In 2015, senior software engineer Benjamin Willenbring was excited when his employer, Autodesk, introduced automated software testing. That excitement didn’t last long. The small automation team didn’t communicate much with his division. And when the tests reached production, they weren’t what anyone hoped for.
“My teammates were talking about tests failing non-deterministically, and not really having a lot of confidence in the test,” Willenbring says. He found that “to get to actually run the test was very, very difficult. It wasn’t documented. You had to talk to someone. And there were an enormous amount of files and I didn’t really understand why.”[ Learn the 8 keys to a successful RPA implementation and why RPA implementations fail. | Find out why RPA is poised for a big business breakout and get all your RPA questions answers with our robotic process automation explainer. | Get the latest insights by signing up for our CIO daily newsletter. ]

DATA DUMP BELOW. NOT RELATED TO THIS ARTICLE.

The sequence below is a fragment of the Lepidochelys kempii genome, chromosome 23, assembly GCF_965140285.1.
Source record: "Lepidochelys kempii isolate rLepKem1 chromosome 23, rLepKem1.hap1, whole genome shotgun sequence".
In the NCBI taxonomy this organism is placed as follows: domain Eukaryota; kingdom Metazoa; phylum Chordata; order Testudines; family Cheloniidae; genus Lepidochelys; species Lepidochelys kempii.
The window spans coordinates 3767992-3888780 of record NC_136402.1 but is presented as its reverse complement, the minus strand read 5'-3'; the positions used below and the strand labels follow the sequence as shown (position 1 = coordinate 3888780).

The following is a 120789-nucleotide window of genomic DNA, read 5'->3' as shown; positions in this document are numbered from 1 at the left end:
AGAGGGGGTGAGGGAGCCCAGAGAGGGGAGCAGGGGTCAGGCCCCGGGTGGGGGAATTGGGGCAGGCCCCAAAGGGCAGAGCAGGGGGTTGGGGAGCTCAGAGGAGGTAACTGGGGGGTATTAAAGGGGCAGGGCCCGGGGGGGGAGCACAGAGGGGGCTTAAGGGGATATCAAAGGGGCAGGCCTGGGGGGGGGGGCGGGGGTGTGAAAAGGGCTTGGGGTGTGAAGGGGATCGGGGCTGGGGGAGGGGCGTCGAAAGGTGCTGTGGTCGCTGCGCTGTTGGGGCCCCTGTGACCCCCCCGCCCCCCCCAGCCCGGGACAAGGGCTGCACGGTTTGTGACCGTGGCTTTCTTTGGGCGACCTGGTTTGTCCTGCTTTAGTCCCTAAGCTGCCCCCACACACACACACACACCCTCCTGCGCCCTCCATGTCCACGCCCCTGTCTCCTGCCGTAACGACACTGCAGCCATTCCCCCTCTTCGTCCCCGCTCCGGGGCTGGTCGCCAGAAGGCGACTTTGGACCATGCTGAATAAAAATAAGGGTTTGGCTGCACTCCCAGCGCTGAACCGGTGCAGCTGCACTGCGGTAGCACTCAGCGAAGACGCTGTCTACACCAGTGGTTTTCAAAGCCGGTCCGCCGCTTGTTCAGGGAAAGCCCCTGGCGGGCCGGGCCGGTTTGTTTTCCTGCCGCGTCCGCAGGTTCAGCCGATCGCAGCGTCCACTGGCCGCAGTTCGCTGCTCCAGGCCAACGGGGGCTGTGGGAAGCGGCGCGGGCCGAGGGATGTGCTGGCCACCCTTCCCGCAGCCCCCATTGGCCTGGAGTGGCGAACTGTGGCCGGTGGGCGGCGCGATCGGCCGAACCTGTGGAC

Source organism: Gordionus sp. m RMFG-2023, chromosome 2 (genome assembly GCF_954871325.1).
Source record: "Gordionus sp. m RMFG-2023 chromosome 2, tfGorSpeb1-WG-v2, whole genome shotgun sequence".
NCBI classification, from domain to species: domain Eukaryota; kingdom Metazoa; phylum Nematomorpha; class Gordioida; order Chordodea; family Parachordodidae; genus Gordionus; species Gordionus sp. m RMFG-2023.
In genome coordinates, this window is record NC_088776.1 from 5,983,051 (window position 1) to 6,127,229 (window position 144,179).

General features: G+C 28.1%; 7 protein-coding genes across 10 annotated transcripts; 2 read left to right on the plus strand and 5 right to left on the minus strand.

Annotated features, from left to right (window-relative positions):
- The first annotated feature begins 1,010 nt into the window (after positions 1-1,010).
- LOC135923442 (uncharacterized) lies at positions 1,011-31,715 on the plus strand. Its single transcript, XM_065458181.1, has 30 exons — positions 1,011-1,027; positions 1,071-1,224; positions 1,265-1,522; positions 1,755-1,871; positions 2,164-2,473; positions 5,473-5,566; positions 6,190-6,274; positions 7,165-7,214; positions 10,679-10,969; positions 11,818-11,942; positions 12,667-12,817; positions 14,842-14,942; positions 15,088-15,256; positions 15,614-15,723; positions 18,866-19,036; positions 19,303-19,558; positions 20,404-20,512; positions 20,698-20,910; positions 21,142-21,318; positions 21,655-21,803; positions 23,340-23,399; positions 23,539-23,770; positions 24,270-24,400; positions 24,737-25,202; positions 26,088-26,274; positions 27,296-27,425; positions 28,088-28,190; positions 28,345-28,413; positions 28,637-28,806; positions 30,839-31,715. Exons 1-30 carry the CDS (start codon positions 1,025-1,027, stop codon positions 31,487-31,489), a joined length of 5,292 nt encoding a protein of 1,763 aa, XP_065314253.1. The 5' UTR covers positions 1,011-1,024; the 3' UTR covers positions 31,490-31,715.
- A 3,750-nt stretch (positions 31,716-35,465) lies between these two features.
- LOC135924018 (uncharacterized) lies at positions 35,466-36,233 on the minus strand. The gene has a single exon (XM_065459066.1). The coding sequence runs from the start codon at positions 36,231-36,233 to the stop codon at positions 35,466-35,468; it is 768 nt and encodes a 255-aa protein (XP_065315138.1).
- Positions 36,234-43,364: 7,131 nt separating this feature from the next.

Automation was supposed to make Willenbring’s work easier. Instead, the problems it created came to dominate much of his energy for the next several years.
Willenbring’s experience isn’t uncommon. And with automation rapidly spreading through IT, cautionary tales provide valuable lessons.
From the automated workflows of DevOps to robotic process automation (RPA), automated processes aim to reduce scut work and free skilled employees for higher-level tasks. But flawed premises or botched rollouts can turn the dream of automation into a nightmare. We spoke to several IT pros about automation horror stories they’ve heard about or endured, and distilled out six commandments to help your automation initiatives avoid such fates.